Tuesday January 14 2014

Anti-corruption fight a bully for the weak

By Morris DC Komakech

The article by Ms Rose Namayanja Nsereko, the Minister of Information and National Guidance titled “Government has registered victory in fighting corruption” (Daily Monitor, January 10, 2014) must be applauded and at the same time examined critically. So far, this article is the most comprehensive insight of the progress being made by the office of the Inspector General of Government, the statutory body assigned to fight corruption.

To add a more moderate voice to this rather glamorous account as depicted by the minister, Uganda is known for having some of the best laws in the region - whether laws against graft or those prohibitive laws against moral corruption, human liberties and so forth. When it comes to writing laws, Uganda has gone off its way to extract laws from Britain and from the United States without fear. Of recent, this country has been able to invoke a colonial law – that ensures preventive arrests on assumptions or prediction of potential breach.

The existence of many robust anti-corruption laws in Uganda is not an issue of contestation here. The major ingredient that Uganda lacks in the fight against corruption is the political will to reinforce those laws to their rational ends. In all aspects, the problems that afflict the fight against corruption are also the transformative as well as functional nature of corruption, it being used as a political tool.

Ugandans will not be deceived by romanticised statistics which glorify half a success story. While I am tempted to believe that all is rosy at the Ombudsman’s office as the minister portrays, reality checks may reveal another narrative - far from what the government is numbing our nerves with.

First, cases that have been easily disposed are those that affect the less important personalities who commit petty acts of corruption due to poor supervision. The government has deliberately failed to persecute those bigger political fishes whose fingers never leave public purses. And yet, the political class is the most corrupted class. This means the IGG’s office and the police have never had sufficient and real powers to reign in the politicians.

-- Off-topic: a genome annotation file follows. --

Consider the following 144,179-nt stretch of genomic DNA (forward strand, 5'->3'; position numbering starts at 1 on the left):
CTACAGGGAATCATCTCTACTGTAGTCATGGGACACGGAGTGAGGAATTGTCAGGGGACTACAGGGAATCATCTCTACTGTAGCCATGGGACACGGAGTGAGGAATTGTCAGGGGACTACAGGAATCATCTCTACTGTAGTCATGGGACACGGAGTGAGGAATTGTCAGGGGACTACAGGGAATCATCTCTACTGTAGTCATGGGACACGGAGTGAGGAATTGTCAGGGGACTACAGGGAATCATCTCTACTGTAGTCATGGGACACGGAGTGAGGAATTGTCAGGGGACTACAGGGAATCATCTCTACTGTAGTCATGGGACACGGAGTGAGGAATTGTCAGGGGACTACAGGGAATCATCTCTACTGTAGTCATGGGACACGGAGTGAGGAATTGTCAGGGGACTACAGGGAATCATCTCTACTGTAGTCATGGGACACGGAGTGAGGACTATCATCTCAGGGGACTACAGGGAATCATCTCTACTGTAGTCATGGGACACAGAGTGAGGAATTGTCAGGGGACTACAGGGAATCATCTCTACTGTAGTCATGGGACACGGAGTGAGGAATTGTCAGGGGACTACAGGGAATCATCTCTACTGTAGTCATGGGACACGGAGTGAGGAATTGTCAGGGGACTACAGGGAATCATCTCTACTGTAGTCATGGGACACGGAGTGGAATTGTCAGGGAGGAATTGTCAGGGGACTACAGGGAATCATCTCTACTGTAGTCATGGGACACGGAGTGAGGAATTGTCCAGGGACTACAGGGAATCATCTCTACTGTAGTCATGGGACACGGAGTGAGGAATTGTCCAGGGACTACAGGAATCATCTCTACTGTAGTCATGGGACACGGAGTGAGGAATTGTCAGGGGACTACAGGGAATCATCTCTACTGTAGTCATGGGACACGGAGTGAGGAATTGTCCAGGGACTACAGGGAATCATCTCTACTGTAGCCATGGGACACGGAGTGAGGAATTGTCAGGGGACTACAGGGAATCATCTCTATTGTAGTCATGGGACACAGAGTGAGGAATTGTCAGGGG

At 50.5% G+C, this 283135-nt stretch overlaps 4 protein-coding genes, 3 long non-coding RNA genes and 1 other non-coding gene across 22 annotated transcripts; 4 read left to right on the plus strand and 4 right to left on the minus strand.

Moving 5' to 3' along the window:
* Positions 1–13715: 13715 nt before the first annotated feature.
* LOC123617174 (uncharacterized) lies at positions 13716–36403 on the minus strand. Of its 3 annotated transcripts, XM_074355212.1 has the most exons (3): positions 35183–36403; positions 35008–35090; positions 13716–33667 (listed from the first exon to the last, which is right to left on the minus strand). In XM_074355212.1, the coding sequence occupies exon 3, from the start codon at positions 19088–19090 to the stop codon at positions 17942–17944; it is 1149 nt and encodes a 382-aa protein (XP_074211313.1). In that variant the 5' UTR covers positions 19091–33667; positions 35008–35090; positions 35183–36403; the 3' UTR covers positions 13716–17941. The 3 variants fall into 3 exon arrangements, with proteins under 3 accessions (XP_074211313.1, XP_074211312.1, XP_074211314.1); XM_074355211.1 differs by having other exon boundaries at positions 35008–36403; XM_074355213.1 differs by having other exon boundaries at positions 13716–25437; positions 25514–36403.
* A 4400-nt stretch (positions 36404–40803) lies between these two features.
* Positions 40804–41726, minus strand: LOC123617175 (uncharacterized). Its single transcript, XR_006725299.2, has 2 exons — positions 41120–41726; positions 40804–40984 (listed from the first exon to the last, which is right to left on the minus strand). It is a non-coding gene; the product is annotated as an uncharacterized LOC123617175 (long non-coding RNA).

Second, corruption is the mediating mechanism of the regime upon which patronage and allegiances are negotiated. As a consequence, the cost of politics on public purse has become overwhelming at the expense of public service. The cost of public administration and the corruption which sustains it ensures that no public institution can claim to work independently and free of corruption.

Thirdly, government’s failure to prioritise funding for anti-corruption institutions and its inherent inability to accept good governance as a principled aspect of the fight against graft, illustrate their contempt for genuine anti-graft fight. Favouritism, cronyism, tribalism and the desire for life presidency, comes in handy to compromise any genuine efforts at fighting corruption. The police appear too incompetent to conduct thorough and timely forensic investigation targeting politicians, and even where they have the capacity; their efforts are often thwarted by political interferences from above.

It is, therefore, justifiable to assert that any successes in the fight against corruption cannot be celebrated when the small fish are the target, leaving the influential politicians and key decision makers to be protected by the status quo.

It is only logical that any victory in the fight against corruption should not be celebrated too soon; else we shall be throwing the baby out with the birth water. Corruption prevails precisely because of thriving inequities in resource distribution. The political class and the corrupted middle class have conspired to operate in the unofficial institutions which have deprived the public institution of resources and sanity. Public servants have resorted to abuse public service because it is not rewarding anymore, so they sit on their hands or abandon it all together for politics.

The injustice is distressful because the political elite expropriate larger shares of national resources to themselves while they mockingly implore the public servants and peasant farmers to adhere to patriotism rather than distributive justice and equitable society. Today, we hear common slogans like “tusaba gavumenti etuyambe” (we beg our government to help us), which signifies the increasing gap between the government and the common people.

People are increasingly distrustful of their government because of its corrupted ways. All they see as the face of this regime are wealthy politicians accumulating personal wealth, while the common man’s space is dwindling and his fate consigned to providence. Like Karl Marx would say, issues of economic production have become too stressful that religion and premier league have provided the fantasy of solace for the majority of disengaged Ugandans. The anti-corruption fight is one which is perceived as bully for the weak and toothless on the most corrupt.